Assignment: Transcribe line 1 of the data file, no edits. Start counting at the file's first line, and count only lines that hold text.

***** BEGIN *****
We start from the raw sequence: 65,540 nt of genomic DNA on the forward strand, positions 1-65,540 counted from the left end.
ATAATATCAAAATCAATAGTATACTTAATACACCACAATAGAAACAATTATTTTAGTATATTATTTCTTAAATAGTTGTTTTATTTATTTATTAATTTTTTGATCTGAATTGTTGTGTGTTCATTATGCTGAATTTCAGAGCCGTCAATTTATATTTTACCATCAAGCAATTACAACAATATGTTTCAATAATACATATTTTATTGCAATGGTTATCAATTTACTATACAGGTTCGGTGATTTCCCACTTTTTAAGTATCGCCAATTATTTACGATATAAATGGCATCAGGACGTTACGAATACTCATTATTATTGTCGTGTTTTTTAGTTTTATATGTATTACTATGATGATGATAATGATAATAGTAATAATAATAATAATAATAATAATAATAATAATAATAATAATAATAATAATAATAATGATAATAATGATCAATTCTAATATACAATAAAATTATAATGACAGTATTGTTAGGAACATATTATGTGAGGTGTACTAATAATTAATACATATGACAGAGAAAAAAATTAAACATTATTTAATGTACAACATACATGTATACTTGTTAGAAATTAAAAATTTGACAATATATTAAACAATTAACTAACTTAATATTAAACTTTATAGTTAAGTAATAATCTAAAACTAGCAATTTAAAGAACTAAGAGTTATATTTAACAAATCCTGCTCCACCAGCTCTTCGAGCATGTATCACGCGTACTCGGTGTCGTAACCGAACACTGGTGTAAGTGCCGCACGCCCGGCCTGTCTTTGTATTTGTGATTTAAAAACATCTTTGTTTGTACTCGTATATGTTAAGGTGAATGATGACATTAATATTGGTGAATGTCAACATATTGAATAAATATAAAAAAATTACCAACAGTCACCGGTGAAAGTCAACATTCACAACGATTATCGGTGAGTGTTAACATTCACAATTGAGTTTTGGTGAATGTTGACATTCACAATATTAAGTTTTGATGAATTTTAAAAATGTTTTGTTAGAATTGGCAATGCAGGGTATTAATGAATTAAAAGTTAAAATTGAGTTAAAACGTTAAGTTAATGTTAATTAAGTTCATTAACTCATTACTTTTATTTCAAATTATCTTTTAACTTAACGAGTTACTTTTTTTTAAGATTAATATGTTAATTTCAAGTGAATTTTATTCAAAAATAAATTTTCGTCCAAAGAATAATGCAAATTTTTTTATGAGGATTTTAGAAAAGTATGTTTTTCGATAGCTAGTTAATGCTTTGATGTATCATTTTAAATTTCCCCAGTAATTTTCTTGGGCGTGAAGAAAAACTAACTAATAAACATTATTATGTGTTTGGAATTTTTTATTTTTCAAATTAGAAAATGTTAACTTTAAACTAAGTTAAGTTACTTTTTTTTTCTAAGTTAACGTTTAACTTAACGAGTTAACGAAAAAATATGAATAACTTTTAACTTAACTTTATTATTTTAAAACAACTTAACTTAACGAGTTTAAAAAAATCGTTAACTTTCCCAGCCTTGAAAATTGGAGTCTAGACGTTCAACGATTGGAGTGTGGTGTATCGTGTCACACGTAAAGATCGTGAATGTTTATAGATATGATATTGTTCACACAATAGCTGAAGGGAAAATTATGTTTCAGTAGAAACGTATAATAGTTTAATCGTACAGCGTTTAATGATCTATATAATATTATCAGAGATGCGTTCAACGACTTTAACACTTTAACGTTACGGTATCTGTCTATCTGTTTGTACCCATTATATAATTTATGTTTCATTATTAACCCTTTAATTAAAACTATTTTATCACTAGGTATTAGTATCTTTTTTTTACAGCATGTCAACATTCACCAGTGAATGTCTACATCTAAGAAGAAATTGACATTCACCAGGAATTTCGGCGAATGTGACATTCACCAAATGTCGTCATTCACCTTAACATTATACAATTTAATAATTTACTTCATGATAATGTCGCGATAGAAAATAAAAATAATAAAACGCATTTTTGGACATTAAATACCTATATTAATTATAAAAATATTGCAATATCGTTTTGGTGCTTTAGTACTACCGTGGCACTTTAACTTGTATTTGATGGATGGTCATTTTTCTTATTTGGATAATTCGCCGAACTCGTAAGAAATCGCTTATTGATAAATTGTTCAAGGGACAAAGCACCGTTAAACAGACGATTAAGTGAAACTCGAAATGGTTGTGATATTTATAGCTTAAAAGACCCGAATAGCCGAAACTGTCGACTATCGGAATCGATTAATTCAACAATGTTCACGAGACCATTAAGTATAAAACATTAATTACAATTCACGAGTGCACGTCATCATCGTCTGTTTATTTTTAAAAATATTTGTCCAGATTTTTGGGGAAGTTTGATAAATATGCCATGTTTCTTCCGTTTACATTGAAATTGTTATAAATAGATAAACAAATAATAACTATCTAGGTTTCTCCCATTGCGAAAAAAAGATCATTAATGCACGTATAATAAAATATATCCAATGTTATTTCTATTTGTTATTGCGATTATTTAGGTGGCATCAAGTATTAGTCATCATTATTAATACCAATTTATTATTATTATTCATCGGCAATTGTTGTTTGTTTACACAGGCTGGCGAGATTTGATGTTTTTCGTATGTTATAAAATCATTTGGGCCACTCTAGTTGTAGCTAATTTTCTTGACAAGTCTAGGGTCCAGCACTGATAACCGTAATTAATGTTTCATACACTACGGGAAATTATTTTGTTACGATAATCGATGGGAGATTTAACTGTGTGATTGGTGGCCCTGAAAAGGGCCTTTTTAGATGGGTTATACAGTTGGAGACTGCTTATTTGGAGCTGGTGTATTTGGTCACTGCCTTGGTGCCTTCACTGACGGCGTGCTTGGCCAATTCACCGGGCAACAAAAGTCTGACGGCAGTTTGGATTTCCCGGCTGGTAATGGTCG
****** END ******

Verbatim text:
We start from the raw sequence: 65,540 nt of genomic DNA on the forward strand, positions 1-65,540 counted from the left end.